tax and spend

Obama produces another tax and spend budget

President Barack Obama unveiled his $3.9 trillion budget for FY 2015, just days after Senate Democrats announced that they have no intention of trying to push through a budget in a what’s expected to be a contentious election year.

The proposal doesn’t offer anything in terms of new ideas or policy changes, though it does respect the budget framework agreed upon by Sen. Patty Murray (D-WA) and Rep. Paul Ryan (R-WI), chairs of the respective congressional budget committees, for FY 2015 before blowing past it in later years.

President Obama’s budget is more a nod to the leftist Democratic base than an actual blueprint for governing the country. It’s not passable, and the White House knows it. The proposal is so toxic that no vulnerable Democrat could support it and win reelection.

The Wall Street Journal notes that the budget would impose $1 trillion in new taxes over the next 10 years. Including new taxes and fees and rather rosy economic projections, the White House anticipates $3.15 trillion in new revenue through 2024, according to Philip Klein at the Washington Examiner.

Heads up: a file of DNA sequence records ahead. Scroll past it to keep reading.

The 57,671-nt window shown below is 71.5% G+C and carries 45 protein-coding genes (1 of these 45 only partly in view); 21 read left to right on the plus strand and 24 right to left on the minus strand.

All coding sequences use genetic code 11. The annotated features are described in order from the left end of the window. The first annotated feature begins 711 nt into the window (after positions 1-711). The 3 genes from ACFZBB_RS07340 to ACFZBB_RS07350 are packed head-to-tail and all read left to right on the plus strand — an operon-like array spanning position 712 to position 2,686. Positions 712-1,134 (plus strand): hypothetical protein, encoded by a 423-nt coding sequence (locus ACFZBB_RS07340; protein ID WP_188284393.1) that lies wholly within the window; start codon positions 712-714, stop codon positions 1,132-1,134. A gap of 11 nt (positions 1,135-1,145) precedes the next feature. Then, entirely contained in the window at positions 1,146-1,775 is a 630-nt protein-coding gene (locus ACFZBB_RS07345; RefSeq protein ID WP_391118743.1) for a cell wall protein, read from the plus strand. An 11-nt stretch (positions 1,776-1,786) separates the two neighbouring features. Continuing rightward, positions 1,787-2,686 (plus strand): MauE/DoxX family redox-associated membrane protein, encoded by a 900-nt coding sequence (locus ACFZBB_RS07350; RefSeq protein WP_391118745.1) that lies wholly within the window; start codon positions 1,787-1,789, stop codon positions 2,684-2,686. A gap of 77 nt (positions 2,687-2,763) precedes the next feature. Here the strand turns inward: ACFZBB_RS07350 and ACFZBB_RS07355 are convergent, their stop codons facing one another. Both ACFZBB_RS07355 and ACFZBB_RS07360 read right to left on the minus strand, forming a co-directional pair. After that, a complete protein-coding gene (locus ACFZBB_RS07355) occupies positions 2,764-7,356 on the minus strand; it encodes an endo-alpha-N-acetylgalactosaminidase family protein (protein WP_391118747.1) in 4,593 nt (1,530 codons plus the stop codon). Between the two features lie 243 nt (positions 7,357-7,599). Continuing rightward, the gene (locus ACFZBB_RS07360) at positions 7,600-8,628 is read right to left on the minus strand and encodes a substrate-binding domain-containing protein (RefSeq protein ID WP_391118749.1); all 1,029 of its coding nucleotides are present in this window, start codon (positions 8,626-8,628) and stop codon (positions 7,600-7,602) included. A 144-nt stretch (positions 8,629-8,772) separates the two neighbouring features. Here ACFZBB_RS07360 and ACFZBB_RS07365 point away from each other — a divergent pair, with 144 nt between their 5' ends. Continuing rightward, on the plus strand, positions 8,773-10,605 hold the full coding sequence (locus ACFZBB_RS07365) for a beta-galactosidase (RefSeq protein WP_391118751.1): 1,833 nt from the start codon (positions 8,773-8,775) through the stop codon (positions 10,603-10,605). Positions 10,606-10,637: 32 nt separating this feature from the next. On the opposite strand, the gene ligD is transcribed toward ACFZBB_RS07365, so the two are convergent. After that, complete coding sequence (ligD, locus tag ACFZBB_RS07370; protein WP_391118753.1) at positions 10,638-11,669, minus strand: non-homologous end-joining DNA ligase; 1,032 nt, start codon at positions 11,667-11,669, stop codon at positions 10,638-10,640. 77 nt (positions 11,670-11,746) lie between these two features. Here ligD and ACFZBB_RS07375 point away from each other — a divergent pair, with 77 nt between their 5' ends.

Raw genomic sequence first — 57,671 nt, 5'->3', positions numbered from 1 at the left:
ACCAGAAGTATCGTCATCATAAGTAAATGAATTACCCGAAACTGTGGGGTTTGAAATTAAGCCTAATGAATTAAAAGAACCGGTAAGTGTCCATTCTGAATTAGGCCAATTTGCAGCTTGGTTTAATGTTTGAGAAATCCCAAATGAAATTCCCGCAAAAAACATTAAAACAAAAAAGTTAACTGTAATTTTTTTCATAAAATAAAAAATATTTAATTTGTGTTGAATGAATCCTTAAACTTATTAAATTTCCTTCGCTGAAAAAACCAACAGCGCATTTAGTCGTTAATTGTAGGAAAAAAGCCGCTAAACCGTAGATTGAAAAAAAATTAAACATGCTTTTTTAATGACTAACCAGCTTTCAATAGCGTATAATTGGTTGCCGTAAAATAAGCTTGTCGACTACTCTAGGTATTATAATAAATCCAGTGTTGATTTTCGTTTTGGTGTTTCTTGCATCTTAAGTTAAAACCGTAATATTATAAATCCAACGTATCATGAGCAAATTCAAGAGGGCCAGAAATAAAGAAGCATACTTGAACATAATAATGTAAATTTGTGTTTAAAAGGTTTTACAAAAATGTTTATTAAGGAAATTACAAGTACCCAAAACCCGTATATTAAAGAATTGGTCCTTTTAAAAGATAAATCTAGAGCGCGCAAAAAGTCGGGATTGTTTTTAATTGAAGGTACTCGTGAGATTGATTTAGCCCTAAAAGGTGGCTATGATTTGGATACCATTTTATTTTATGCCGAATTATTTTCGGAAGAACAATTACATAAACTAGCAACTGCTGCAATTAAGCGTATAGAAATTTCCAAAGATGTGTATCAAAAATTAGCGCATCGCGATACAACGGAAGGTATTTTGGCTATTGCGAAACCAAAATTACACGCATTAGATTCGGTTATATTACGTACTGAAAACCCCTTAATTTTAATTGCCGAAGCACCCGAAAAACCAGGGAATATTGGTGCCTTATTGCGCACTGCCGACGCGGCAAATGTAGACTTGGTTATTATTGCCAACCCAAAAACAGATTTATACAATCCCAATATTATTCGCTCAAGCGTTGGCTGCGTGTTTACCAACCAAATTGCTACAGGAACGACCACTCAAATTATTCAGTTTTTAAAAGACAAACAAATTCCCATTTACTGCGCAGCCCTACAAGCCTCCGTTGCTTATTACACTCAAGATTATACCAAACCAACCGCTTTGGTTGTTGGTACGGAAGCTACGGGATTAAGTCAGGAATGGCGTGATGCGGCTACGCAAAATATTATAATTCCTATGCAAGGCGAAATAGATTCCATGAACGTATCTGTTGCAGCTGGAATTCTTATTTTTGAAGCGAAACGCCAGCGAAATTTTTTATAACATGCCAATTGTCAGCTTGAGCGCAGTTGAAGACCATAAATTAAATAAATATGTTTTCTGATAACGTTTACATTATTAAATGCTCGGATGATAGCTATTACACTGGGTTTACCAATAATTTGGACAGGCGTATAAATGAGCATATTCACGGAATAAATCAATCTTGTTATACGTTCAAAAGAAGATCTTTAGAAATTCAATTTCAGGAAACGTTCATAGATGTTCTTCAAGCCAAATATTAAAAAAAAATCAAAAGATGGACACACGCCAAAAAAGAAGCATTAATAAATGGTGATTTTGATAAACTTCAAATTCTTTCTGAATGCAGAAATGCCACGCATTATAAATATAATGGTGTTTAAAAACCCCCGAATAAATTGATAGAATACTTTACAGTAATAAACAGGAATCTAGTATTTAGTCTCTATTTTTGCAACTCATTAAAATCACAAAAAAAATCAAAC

Louisiana Democrat Dares Republicans to Challenge Her in 2014

Mary Landrieu and Barack Obama

While they face tough odds to take control of the Senate next year, Republicans will no doubt set their sights on Sen. Mary Landrieu (D-LA) and she’s giving them plenty of ammunition to use in what could be an expensive, heated campaign.

In an interview with Politico, Landrieu stood behind her record and even suggested that she could support President Barack Obama’s gun control proposals, which will come before the Senate next month:

The Louisianian confidently voted last week for the Democratic budget with its $1 trillion in tax hikes. She was one of only 20 Democrats who favored keeping the medical device tax, an element of Obamacare that some Democrats have worked to abolish. Along with other Democrats, she backed a handful of amendments opposed by senators from conservative states restricting health care for immigrants and politically charged language to curb a cellphone assistance program.

“I do not scare easily,” Landrieu told POLITICO. “I think it’s in my DNA. I come from a family that feels very passionately and very strongly about public service and about trying to always find a balance and keep our eyes focused on representing the people and not getting too caught up in the politics of the day.”


The views and opinions expressed by individual authors are not necessarily those of other authors, advertisers, developers or editors at United Liberty.